Proteins provide the chemical basis for all processes of life. We investigate their origin and the evolution of their folds and mechanisms of action by means of bioinformatics, biochemistry and structural biology.
The Department of Microbiome Science is broadly interested in how interactions between humans and their gut microbiota influence metabolism and obesity. We explore how interactions between host genetic status and the microbiome influence host metabolic phenotypes.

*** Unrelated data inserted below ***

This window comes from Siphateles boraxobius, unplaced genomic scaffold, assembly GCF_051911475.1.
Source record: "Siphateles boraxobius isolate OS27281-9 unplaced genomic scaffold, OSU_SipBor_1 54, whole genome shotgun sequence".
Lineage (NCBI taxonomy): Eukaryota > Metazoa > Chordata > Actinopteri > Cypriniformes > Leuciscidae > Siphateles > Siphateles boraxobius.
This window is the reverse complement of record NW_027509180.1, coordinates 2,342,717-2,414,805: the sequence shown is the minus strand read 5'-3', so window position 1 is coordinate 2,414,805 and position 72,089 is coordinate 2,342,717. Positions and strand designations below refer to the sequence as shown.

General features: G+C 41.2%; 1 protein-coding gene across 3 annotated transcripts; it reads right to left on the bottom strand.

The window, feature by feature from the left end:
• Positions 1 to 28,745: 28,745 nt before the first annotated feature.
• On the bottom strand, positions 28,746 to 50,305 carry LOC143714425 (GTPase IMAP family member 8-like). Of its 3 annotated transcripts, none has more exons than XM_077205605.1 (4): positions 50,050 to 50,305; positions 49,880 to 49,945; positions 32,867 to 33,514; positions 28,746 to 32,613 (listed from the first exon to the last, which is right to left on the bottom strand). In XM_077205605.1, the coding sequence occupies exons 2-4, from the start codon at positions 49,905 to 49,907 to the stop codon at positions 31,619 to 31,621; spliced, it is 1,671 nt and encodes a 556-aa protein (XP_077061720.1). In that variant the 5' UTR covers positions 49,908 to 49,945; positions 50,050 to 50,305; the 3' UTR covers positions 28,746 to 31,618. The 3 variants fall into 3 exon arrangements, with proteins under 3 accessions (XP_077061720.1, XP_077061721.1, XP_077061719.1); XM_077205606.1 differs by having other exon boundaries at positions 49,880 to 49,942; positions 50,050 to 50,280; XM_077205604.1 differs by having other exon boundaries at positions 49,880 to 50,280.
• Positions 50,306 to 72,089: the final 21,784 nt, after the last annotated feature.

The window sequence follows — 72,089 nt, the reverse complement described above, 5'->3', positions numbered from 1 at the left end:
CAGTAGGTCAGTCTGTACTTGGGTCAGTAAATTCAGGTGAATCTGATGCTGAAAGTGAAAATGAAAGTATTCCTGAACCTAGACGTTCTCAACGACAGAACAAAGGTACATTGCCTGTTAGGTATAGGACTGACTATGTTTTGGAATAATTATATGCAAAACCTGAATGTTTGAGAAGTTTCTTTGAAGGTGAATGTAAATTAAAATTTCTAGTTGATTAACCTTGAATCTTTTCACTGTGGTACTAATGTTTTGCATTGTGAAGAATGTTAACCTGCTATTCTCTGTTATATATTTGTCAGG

How do developmental processes change during evolution? We take an integrative approach and try to link evo-devo with population genetics and evolutionary ecology by studying the nematode Pristionchus pacificus, which lives in a defined scarab beetle ecosystem.
The brown algae have been evolving independently of animals and land plants for more than a billion years. We exploit these organisms to understand the origin, evolution and regulation of sexual systems diversity and multicellular development across eukaryotes.
There is tremendous phenotypic diversity between and within species. Much of this is thought to reflect adaptation to the environment. Drawing on tools from high-throughput genomics to forward genetics, we are investigating the mechanisms responsible for adaptive variation.